New Alfa Romeo Stelvio Quadrifoglio 2018 review

The Alfa Romeo Stevlio Quadrifoglio’s lack of space and practicality, especially for an SUV, has been widely reported. Room for passengers is adequate, boot space is average and you can’t even fit a tow-bar on the back.

However, Alfa’s first performance SUV has many attributes to help you forget about how little it can lug around. Chief amongst them is the 503bhp 2.9-litre twin-turbo V6. It’s the same engine found in the Giulia QV, boasting an identical 599Nm.

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Despite being an SUV, with the ride-height and bulk to prove it, the Stelvio Quadrifoglio can sprint from 0-62mph in 3.8 seconds – one tenth faster than its saloon relation. The Stelvio’s four-wheel drive system, and the added traction it delivers, can take credit for that.

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If you’re accustomed with the Giulia Quadrifoglio, the Stelvio’s interior will be a familiar environment. There’s the same part-leather part-carbonfibre part-Alcantara steering wheel, the same black-faced dials with easily legible white digits, the same integrated infotainment screen and the same green and white stitching throughout. It feels solid and well screwed together, but the materials don’t feel quite as luxurious as those in its German rivals.

As well as the engine, the Stevlio uses the same eight-speed ZF automatic gearbox and electronically controlled limited-slip differential as the top-spec Giulia, but despite having a similar drivetrain the SUV feels much brawnier as you manoeuvre it around. It crawls forwards with the intent of an off-roader too, willingly trying climb over any obstacle in front of it.

Accelerate hard, however, and the Stelvio launches forward in a very un-SUV manner. The back squats down and you launch forward with the verve and energy usually only found in the fastest all-wheel drive sports cars.

The engine rips through the revs, reaching its 7,500rpm limiter faster than you expect. With eight closely stacked ratios in play, the revs don’t drop by much with each change, meaning the acceleration is ferocious. It feels absurdly fast, so incongruous that it puts a smile on your face.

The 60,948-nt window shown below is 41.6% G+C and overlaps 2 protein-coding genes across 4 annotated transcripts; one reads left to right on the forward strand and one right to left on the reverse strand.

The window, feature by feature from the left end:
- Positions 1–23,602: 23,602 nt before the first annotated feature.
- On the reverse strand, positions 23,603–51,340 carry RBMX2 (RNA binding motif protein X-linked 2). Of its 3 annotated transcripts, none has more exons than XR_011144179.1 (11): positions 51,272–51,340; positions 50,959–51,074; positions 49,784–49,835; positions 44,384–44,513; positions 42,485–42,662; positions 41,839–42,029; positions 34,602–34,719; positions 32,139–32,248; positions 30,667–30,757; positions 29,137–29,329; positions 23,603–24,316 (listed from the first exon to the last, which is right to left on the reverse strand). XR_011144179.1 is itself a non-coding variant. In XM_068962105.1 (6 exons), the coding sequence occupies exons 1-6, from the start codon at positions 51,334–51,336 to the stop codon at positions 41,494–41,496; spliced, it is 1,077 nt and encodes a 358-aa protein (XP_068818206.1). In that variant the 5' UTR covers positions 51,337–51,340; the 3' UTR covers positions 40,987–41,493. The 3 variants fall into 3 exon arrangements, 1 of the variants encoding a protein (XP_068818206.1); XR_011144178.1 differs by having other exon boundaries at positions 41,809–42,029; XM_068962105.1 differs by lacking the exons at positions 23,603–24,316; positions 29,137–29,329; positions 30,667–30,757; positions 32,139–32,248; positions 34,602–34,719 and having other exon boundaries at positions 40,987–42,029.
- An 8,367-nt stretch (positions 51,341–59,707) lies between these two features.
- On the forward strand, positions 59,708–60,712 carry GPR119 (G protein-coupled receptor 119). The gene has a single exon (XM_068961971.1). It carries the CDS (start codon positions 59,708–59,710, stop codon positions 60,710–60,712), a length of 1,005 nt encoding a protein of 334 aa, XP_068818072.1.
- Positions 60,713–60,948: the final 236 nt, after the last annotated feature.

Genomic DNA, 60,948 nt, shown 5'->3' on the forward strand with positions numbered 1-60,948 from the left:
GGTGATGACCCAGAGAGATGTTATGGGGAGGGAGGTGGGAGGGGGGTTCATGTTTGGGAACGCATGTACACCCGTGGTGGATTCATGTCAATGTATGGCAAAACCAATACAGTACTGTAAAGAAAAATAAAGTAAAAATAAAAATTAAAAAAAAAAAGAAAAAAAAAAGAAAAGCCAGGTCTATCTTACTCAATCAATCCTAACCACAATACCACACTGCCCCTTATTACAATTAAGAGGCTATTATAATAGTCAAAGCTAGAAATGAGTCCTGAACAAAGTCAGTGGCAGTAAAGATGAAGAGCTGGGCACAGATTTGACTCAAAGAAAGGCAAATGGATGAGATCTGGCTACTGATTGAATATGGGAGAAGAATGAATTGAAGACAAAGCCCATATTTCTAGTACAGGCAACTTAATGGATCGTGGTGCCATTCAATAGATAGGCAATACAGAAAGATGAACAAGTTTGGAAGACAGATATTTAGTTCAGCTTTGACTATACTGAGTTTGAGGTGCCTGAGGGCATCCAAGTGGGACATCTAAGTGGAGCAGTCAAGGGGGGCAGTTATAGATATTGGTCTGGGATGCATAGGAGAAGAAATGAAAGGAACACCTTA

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On UK roads, the Quadrifoglio isn’t as comfortable as the Giulia or the standard Stelvio; feeling tense even in its softest damper setting. Strangely, switching to Dynamic makes little difference to the ride, despite reducing body roll and pitch. Race mode does induce a vertical bounce when the car hits a bump, however making it feel too stiff on average British roads.

Like the preposterous acceleration, the way the Stelvio can be hustled down a back road is equally hilarious. Driving quickly feels completely natural, in a way no high-riding SUV has any right to be driven. Even on winter tyres it felt sharp and direct; the only hint it wasn’t on more performance-oriented rubber was under hard braking.

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The Stevlio felt most at home when using the ample power and electronic differential to guide it round a corner, the rear-end squatting while you help dictate the angle of the car with the steering and throttle.

There is a hint of oversteer if you unleash the power before the back-end is properly settled, but the Stelvio’s fast steering makes it easy to apply corrective lock in an instant. It makes you feel confident to get on the throttle early, knowing you have the facilities to control the car if it does start to slide.

The Stelvio Quadrifoglio may well have some mind-bending performance figures, but Alfa’s performance SUV isn’t just about covering ground fast, it’s involving, predictable, malleable and, above all, remarkably fun to drive.

About: Mike

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